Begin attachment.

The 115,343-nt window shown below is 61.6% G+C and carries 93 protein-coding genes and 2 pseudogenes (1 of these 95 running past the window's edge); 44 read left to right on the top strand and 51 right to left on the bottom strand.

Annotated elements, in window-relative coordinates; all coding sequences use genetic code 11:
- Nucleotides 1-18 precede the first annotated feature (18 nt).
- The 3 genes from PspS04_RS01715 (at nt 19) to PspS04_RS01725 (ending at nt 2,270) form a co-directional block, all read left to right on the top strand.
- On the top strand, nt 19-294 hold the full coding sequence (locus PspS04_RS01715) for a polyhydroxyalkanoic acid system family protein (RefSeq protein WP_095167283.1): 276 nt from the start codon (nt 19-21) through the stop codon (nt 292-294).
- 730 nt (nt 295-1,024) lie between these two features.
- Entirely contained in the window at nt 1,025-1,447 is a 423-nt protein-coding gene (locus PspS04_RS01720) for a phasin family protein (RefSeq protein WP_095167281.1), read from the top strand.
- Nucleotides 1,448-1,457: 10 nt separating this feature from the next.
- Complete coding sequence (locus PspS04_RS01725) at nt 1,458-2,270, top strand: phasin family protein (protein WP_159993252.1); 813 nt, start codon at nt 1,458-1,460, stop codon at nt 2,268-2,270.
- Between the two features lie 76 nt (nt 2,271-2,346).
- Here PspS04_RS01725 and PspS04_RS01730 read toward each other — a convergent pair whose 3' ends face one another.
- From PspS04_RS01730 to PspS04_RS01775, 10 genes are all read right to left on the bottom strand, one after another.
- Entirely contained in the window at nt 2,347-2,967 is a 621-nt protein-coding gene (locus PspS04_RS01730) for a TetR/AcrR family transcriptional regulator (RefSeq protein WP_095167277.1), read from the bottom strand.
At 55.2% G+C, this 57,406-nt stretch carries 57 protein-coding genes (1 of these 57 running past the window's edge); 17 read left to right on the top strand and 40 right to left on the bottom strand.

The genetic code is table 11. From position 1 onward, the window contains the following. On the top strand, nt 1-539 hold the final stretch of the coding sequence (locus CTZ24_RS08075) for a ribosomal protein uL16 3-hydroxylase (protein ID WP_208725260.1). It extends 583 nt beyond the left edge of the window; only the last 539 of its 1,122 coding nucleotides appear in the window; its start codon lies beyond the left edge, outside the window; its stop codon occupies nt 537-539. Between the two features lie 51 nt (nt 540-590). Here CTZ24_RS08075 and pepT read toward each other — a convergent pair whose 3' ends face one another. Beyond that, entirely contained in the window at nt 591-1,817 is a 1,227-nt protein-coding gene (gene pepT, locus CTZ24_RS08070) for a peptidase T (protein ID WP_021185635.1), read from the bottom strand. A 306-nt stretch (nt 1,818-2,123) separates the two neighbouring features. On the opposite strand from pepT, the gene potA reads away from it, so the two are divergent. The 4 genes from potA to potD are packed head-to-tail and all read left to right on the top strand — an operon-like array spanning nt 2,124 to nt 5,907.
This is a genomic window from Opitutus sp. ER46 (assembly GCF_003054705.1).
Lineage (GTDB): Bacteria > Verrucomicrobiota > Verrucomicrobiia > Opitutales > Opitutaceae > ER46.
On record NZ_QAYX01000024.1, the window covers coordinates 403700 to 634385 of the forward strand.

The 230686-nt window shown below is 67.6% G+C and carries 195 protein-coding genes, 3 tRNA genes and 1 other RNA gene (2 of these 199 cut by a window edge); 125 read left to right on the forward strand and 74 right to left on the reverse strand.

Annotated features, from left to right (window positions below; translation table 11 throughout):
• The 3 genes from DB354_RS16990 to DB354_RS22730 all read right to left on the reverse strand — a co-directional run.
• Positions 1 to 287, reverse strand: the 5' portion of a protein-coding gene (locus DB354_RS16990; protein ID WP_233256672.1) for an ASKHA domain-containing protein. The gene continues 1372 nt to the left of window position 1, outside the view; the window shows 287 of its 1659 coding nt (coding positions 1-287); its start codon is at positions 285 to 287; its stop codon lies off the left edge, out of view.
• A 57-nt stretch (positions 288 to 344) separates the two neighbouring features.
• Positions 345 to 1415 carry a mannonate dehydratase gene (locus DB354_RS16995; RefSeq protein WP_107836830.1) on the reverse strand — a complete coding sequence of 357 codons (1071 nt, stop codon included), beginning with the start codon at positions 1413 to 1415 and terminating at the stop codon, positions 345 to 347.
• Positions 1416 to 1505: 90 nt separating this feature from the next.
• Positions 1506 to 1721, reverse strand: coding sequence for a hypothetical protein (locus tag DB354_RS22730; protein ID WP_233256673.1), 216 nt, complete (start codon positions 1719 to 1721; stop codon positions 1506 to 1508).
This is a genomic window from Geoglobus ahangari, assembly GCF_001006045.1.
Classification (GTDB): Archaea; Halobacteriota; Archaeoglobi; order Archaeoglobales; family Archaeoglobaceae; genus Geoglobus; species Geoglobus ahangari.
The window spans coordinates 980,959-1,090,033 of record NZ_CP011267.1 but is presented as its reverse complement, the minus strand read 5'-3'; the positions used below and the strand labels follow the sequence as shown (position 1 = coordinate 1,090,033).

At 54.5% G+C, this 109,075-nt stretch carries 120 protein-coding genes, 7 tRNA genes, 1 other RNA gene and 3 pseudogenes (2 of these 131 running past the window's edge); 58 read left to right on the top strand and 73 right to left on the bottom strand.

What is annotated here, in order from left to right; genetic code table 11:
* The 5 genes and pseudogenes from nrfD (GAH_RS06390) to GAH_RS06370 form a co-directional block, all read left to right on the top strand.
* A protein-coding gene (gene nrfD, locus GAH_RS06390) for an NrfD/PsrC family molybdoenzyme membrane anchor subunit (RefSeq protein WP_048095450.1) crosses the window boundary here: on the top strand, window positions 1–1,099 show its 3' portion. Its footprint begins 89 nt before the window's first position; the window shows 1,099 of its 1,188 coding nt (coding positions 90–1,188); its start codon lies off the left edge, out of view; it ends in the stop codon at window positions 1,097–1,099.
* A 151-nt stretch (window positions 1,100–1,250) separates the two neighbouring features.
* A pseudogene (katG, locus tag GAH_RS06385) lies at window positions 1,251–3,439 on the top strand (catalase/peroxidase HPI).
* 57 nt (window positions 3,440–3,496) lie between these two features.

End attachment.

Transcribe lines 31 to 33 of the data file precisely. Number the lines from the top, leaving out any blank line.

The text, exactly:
What is annotated here, in order from left to right; genetic code table 11:
* The 5 genes and pseudogenes from nrfD (GAH_RS06390) to GAH_RS06370 form a co-directional block, all read left to right on the top strand.
* A protein-coding gene (gene nrfD, locus GAH_RS06390) for an NrfD/PsrC family molybdoenzyme membrane anchor subunit (RefSeq protein WP_048095450.1) crosses the window boundary here: on the top strand, window positions 1–1,099 show its 3' portion. Its footprint begins 89 nt before the window's first position; the window shows 1,099 of its 1,188 coding nt (coding positions 90–1,188); its start codon lies off the left edge, out of view; it ends in the stop codon at window positions 1,097–1,099.